Imre Kertï¿½sz, 1929 - Imre Kertï¿½sz was born in Budapest, Hungary, on November 9, 1929. With 7,000 other Hungarian Jews he was deported in 1944, at the age of fifteen, from Budapest to Auschwitz and liberated a year later at Buchenwald. Starting in 1948, he worked in Hungary as a journalist with the daily Vilï¿½gossï¿½g. He was dismissed in 1951 and conscripted into the army for two years. Since 1953 Kertï¿½sz has been living as a freelance writer and translator of German literature from Nietzsche to Freud. His first book, "Novel of a Man Without Destiny," was at first rejected by a state publishing company. It appeared in a limited edition in 1975 under the title "Man Without Destiny." It was denied all publicity. During the decades that he worked on this autobiographical novel, Kertï¿½sz supported himself by writing light pieces for the theatre. The novel appeared in German in 1990. Galley Diary published in 1992, covers the years 1961 to 1991. In his novel "Fiasco," published in 1988, the hero, a journalist, bears the unmistakable traits of the author. Lastly, "Kaddish for an Unborn Child" was published in German in 1992, completing his trilogy. In 1998 Kertï¿½sz presented a second diary, "I, A Different Person" which documented the years from 1991 to 1995. With fellow writer, Pï¿½ter Esterhï¿½zy he published a volume of stories, "A Story, Two Stories" in 1994. Kertï¿½sz was awarded the Brandenburg Literature Prize in 1995, The Book Prize for European Understanding, Leipzig 1997, the Darmstadt Academy Prize in 1997, the Order "pour le mï¿½rite," the World Literature Prize for 2000 and the Nobel Prize for Literature in October of 2002.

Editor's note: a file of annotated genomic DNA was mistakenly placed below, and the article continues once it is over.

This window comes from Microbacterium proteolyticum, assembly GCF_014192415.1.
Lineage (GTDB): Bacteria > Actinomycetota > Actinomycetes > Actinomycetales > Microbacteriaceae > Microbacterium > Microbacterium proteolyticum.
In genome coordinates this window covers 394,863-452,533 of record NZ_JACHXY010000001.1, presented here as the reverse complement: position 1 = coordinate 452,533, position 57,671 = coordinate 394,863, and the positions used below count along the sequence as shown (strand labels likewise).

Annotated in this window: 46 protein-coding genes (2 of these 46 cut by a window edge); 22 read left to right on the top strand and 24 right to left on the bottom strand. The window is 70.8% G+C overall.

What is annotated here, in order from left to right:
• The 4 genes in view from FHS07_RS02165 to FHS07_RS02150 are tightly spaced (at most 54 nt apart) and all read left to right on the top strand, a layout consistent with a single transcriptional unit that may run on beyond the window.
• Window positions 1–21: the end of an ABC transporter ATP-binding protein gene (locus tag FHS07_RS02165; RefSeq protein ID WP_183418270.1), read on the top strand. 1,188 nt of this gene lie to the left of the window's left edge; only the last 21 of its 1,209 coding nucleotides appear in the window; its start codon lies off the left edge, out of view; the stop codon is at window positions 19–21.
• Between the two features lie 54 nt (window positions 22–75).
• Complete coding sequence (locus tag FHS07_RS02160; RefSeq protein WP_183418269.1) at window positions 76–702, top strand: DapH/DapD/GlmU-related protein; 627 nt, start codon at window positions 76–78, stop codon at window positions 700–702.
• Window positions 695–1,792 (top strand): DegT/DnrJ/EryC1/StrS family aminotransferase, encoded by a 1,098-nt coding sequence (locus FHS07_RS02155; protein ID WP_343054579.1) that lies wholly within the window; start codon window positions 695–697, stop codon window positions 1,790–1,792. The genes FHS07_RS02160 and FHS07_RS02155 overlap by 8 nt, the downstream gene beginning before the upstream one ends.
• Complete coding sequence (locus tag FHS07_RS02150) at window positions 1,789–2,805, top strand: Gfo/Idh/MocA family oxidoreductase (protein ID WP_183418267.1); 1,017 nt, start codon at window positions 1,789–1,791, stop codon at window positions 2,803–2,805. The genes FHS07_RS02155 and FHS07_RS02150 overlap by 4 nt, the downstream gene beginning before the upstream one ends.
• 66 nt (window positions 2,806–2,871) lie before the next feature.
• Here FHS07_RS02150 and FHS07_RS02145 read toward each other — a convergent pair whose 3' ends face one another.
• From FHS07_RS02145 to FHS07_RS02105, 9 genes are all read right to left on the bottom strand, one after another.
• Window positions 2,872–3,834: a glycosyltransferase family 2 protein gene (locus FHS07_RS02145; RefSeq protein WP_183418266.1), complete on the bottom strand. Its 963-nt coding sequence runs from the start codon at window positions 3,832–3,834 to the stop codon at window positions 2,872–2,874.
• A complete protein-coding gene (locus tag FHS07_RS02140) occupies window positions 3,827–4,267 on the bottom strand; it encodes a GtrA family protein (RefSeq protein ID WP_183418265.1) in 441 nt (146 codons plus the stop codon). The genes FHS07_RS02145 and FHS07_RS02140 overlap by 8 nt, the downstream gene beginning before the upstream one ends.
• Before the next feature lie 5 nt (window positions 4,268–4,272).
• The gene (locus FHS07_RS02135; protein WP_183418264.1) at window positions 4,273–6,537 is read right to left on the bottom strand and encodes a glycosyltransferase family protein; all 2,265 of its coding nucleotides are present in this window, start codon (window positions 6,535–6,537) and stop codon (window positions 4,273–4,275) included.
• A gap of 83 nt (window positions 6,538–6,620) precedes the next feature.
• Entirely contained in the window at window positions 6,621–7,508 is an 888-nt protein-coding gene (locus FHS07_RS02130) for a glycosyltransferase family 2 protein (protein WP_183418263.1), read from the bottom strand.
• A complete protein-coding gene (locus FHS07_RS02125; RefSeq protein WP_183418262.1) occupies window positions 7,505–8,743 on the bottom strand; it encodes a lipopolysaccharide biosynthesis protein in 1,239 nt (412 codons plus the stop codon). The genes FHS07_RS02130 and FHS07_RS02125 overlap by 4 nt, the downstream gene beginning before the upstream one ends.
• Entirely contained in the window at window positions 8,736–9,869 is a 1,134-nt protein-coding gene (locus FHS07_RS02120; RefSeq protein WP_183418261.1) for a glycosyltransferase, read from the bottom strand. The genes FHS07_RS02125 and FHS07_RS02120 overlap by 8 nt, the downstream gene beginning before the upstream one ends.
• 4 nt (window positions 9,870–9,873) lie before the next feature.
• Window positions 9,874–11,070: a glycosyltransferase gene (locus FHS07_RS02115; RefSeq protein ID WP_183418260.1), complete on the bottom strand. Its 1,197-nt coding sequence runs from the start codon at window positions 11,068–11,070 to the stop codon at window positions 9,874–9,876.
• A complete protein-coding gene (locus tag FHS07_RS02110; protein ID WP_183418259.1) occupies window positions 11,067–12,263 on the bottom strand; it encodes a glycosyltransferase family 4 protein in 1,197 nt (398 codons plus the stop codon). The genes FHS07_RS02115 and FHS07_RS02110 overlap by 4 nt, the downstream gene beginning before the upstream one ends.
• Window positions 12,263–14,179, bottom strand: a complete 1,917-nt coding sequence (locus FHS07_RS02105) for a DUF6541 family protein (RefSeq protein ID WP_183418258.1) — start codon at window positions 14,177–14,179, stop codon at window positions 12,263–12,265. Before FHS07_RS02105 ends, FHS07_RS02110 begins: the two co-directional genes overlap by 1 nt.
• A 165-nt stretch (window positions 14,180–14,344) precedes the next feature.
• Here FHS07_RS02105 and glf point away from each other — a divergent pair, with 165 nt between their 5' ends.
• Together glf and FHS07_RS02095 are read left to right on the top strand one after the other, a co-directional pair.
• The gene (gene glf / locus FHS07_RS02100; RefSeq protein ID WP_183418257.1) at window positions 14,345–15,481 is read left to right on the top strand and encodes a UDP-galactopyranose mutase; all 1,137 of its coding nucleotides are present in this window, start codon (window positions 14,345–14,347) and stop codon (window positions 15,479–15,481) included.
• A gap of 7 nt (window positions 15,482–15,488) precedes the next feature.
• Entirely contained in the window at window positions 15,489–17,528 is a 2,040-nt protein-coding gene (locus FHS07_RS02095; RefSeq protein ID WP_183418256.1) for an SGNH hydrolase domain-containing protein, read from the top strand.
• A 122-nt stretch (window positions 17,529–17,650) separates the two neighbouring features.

Christopher Wilson is a lecturer in the History of Art at University College, London.